Severe malnutrition in the mother can adversely affect brain growth in the fetus, and it, too, can result in a low birth weight. The use of cocaine or crack by the expectant mother is associated with blood vessel complications, and these complications affect many organs as well as the central nervous system. Cocaine use is increasing and thus becoming more prevalent as cause of brain damage in infants. Most infants whose mothers used cocaine during pregnancy develop mental retardation rather than cerebral palsy, however. Infections such as rubella (German measles), toxoplasmosis, and cytomegalovirus (CMV), ( if a woman has them during pregnancy), also may injure the brain of the fetus. Rubella can be prevented by immunization, prior to becoming pregnant, and the chances of becoming infected with toxoplasmosis can be minimized by not handling the feces of cats and by avoiding raw or uncooked meat.
Congenital infection with human immunodeficiency virus (HIV, the virus that causes AIDS) also causes brain damage in children, though it usually causes mental retardation rather than CP. It is likely that many other infections in the expectant mother injure the developing fetus, but they are not recognized as causative factors because the woman who has the infection either does not recognize the symptoms of infection or is symptom-free. Premature infants are at a much higher risk for developing cerebral palsy than full-term babies, and the risk increases as the birth weight decreases. Between 5 and 8 percent of infants weighing less than 1500 grams (3 pounds) at birth develop cerebral palsy, and infants weighing less than 1500 grams are 25 times more likely to develop cerebral palsy than infants who are born at full term weighing more than 2500 grams. Any premature infants suffer bleeding within the brain, called intraventricular hemorrhages, intracranial hemorrhages. Again, the highest frequency of hemorrhages is found in the babies with the lowest weight: the problem is rare in babies who weigh more than 2000 grams (4 pounds). This bleeding may damage the part of the brain that controls motor function and thereby lead to cerebral palsy. If the hemorrhage results in destruction of normal brain tissue (a condition called periventricular leukomalacia) and small cysts around the ventricles and in the motor region of the brain, then that infant is more likely to have CP than an infant with hemorrhages alone.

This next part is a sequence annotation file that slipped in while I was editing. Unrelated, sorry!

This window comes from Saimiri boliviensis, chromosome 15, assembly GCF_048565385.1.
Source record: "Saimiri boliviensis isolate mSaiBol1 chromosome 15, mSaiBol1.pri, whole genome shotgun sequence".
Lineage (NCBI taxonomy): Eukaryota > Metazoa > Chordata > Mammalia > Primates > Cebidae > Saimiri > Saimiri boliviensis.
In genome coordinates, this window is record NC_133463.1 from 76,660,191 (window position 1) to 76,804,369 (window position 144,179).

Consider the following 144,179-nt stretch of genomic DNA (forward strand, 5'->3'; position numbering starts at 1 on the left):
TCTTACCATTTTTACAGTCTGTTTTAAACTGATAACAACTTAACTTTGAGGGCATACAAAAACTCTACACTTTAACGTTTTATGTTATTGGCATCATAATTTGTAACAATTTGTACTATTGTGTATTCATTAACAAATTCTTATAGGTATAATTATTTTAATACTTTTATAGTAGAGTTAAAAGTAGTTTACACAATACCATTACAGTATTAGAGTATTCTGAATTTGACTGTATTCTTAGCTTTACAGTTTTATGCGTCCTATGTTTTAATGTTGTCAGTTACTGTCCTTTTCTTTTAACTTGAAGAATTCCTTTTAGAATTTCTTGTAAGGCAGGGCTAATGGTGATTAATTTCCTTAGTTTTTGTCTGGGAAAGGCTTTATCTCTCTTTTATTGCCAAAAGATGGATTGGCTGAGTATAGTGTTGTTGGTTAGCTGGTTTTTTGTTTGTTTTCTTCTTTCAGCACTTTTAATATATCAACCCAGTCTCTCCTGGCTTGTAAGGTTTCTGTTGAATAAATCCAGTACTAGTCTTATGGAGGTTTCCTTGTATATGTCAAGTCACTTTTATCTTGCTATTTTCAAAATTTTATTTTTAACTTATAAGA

The most important thing to remember is that you do not “catch” CP from another person, and you do not develop CP later in life. It is caused by an injury to the brain near the time of birth.